Are you sitting comfortably? Then I’ll begin.

A long time ago, in a dark dark land, you didn’t have things like an Xbox. So to play the most interesting games in the world, you would have to venture out into the deep wild world, collect loads of 10p coins and enter the local arcade. These places were smoky, smelly, strange places. Full of pale looking teenagers and old men smoking, whilst playing fruit machines. But here in this strange land you would come across amazing games from Japan; dazzling, bewildering and testing your skills to the limit.

Earth’s Dawn reminds me a lot of those times.


The actual threat of Earth’s Dawn is coming around the corner and the fate of the planet hangs in the balance! You play as a member of A.N.T.I. – a squad of super-human soldiers powered by alien technology – and the game focuses on the fight to reclaim Earth from the alien invasion known as E.B.E… before it’s too late and Earth is destroyed.  

It really reminds me of games like “Double Dragon” and DMC in its playing style, mixing gunplay and beat em up gameplay. You’ve a sword type attack, which you can use in a number of combinations from straight attack to jump attack to ”flip in the air madly while kicking your enemy in the air multiple times” attack. You also have the gun attack, which normally breaks an enemy’s armour down before you finish the job with the sword. Then you have a dash attack and after levelling up, many more extra combinations make you salivate at the mouth by the prospects on offer in the fighting.

The mission structure is complicated but you’ll soon be picking it up quite easily. You’re normally put into a level map to explore, where you venture out with three other soldiers. These people don’t do anything to help, and disappear when an enemy arrives; I think they’re just there for lines of dialogue and aesthetics. You’ve a number of missions to complete in that area like “collect this item” and” kill this number of enemies”. Then a timer will count down and you will then have to go and kill a huge boss before moving forwards in the story. It makes you explore the same level quite a few times before the big boss; this can get quite boring as you explore the same small level quite a few times.  When you complete a mission you get graded on your skills, competence, and ability. The highest mark being S and E being the lowest – I was getting lot of E’s. You also collect materials on your mission, and this is where things get a bit complicated and more in depth.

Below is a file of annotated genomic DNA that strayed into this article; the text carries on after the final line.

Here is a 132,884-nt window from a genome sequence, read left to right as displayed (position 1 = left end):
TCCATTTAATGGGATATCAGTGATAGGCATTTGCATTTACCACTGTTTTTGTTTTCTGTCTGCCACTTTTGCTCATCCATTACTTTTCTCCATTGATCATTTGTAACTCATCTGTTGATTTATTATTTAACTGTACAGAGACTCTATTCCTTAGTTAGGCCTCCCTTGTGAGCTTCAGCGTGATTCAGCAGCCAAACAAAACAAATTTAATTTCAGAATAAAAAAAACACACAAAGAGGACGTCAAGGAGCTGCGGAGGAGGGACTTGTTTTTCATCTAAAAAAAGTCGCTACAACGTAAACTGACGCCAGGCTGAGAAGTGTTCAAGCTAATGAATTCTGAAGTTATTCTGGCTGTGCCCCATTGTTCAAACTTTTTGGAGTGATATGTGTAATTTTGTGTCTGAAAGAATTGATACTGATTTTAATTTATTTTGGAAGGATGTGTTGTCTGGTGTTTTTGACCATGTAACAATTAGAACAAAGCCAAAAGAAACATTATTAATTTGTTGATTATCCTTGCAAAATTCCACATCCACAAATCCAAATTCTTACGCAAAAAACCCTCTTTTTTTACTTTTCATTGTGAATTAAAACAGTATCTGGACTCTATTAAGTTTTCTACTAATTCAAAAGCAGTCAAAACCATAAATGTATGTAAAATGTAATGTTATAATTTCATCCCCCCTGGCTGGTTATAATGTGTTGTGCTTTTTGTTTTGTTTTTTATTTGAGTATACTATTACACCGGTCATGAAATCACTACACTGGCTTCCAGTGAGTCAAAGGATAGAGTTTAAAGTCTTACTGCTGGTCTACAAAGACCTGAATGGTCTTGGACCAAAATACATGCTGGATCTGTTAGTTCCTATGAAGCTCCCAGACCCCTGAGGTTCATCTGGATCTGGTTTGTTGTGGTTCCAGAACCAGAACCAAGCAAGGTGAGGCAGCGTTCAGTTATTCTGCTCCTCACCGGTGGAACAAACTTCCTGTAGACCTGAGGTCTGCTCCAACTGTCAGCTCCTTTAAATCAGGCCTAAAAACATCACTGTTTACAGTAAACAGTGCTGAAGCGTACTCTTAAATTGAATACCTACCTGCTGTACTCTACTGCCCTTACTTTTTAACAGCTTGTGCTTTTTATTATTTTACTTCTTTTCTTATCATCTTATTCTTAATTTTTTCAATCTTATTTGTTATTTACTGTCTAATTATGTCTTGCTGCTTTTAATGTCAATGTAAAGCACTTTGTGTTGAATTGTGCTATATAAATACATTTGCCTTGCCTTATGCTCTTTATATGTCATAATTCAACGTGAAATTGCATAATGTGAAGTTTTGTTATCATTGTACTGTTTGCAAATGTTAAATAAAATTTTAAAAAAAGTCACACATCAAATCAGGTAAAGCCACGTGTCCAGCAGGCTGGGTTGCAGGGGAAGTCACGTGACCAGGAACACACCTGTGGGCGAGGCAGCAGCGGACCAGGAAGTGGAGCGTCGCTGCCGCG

Earth’s Dawn has a lot of depth and you can customise your character and weapons, as well as crafting a whole array of new equipment.  You can get crafting items from fallen enemies you’ve defeated, as well as special rewards for doing a mission well. There are over 300 unique crafting elements to collect and you can use these across five categories; Swords (one-handed melee), Long Swords (two-handed melee), Guns (one-handed ranged), Bows (two-handed ranged) and Shuriken (melee and thrown). Other craftables can be categorised as amour suits, accessories (iron masks, night vision goggles, berets etc), and “exceed units” (large exoskeletons).

There is also a skill tree system, where by you use experience points to change or specialise the way you play the game. More defence based or more attacking for example, are possible options in how you complete the challenge of the game. From the start of Earth’s Dawn you are provided with 30 points pre-invested across the board of skills, which can be re-allocated as desired into different abilities, proficiencies and stat modifiers. This is very overwhelming and it made me feel very confused, BUT for people who love modifying their play style, weapons and crafting, this game is a dream come true and you can spend hours tinkling around with your toys.

The art style has been one of the strengths and highlights of my time with Earth’s Dawn. It’s hard to describe, but beautiful in its comic book styling and enemy designs. Creatures, weapons and figures look great and very unique. The backdrops of the world hint at an earth ravaged by war and every frame looks wonderful. The camera angles don’t always help though and you can get stuck behind something in the foreground that affects the gameplay. The audio is of a good standard, with a touch of retro effects in the gameplay and a solid score that drives the rhythm that works well with your game playing. The developers haven’t done an English version in their voice work, so you have Japanese’s actors delivering all the dialogue with subtitles for you to read and work out what’s going on. This is not a problem, but I did find the story hard to follow and I think that’s to do with the writing, rather than the voice over.


Overall, Earth’s Dawn is a game that I struggled with, because I can ‘t play games like this anymore. It requires a good amount of skill, RPG type investment and patience. Its looks are beautiful and the frenetic gameplay is amazing. But for me it all gets a bit samey after a while and the story doesn’t grip me enough to keep me interested. For people who want a great Japanese import that has some old-school gameplay mixed with new generation design though, this is the game for you and you should be adding another star to this score.

For me though, my days in the arcade are well and truly over.



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